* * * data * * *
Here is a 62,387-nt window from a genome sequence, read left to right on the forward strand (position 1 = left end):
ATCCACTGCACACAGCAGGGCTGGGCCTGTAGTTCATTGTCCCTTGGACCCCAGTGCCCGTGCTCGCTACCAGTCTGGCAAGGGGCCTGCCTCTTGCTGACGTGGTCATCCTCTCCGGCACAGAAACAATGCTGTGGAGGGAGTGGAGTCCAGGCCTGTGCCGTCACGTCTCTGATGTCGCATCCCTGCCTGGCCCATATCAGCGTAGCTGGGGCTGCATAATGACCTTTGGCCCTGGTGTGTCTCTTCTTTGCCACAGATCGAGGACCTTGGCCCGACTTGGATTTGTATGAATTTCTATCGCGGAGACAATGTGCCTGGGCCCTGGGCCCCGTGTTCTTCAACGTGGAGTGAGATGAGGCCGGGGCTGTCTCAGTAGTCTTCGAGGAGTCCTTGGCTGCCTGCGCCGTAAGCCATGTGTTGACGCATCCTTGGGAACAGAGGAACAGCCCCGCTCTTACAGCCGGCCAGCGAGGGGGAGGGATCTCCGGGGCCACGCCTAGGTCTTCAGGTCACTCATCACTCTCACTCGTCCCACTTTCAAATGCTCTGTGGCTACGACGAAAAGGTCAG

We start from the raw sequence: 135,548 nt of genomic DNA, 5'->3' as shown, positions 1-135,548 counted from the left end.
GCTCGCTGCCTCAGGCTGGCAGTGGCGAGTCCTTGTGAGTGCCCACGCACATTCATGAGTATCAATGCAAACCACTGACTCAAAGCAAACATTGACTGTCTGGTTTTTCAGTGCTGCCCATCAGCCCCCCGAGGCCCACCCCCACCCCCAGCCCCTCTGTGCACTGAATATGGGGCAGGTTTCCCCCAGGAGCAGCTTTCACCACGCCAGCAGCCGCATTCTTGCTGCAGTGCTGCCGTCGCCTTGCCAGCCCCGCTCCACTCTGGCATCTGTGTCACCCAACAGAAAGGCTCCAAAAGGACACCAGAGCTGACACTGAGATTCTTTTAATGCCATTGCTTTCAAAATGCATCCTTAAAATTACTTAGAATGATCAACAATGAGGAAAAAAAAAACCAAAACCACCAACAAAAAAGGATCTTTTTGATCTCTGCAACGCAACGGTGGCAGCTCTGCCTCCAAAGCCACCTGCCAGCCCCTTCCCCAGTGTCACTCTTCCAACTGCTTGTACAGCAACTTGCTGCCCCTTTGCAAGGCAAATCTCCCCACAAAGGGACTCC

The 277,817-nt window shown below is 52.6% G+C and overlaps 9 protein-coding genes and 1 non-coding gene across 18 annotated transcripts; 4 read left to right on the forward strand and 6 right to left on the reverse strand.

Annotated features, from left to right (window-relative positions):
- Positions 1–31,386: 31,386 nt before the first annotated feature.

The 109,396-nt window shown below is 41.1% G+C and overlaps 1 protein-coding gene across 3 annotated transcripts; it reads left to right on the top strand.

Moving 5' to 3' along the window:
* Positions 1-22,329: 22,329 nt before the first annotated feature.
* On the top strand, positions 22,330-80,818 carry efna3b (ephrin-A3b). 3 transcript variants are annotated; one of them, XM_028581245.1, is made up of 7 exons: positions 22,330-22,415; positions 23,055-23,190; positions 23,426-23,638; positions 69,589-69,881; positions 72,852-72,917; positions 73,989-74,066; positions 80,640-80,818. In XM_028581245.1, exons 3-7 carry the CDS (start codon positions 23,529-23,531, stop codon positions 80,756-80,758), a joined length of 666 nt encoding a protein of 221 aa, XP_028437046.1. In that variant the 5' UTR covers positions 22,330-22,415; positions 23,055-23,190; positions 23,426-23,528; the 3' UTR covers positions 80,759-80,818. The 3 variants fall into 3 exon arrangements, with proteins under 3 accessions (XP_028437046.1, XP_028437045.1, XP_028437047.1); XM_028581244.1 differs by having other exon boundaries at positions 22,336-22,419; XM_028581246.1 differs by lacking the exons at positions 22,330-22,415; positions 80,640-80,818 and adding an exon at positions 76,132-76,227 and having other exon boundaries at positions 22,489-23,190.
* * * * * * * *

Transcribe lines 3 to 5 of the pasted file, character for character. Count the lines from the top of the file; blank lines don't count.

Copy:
We start from the raw sequence: 135,548 nt of genomic DNA, 5'->3' as shown, positions 1-135,548 counted from the left end.
GCTCGCTGCCTCAGGCTGGCAGTGGCGAGTCCTTGTGAGTGCCCACGCACATTCATGAGTATCAATGCAAACCACTGACTCAAAGCAAACATTGACTGTCTGGTTTTTCAGTGCTGCCCATCAGCCCCCCGAGGCCCACCCCCACCCCCAGCCCCTCTGTGCACTGAATATGGGGCAGGTTTCCCCCAGGAGCAGCTTTCACCACGCCAGCAGCCGCATTCTTGCTGCAGTGCTGCCGTCGCCTTGCCAGCCCCGCTCCACTCTGGCATCTGTGTCACCCAACAGAAAGGCTCCAAAAGGACACCAGAGCTGACACTGAGATTCTTTTAATGCCATTGCTTTCAAAATGCATCCTTAAAATTACTTAGAATGATCAACAATGAGGAAAAAAAAAACCAAAACCACCAACAAAAAAGGATCTTTTTGATCTCTGCAACGCAACGGTGGCAGCTCTGCCTCCAAAGCCACCTGCCAGCCCCTTCCCCAGTGTCACTCTTCCAACTGCTTGTACAGCAACTTGCTGCCCCTTTGCAAGGCAAATCTCCCCACAAAGGGACTCC

The 277,817-nt window shown below is 52.6% G+C and overlaps 9 protein-coding genes and 1 non-coding gene across 18 annotated transcripts; 4 read left to right on the forward strand and 6 right to left on the reverse strand.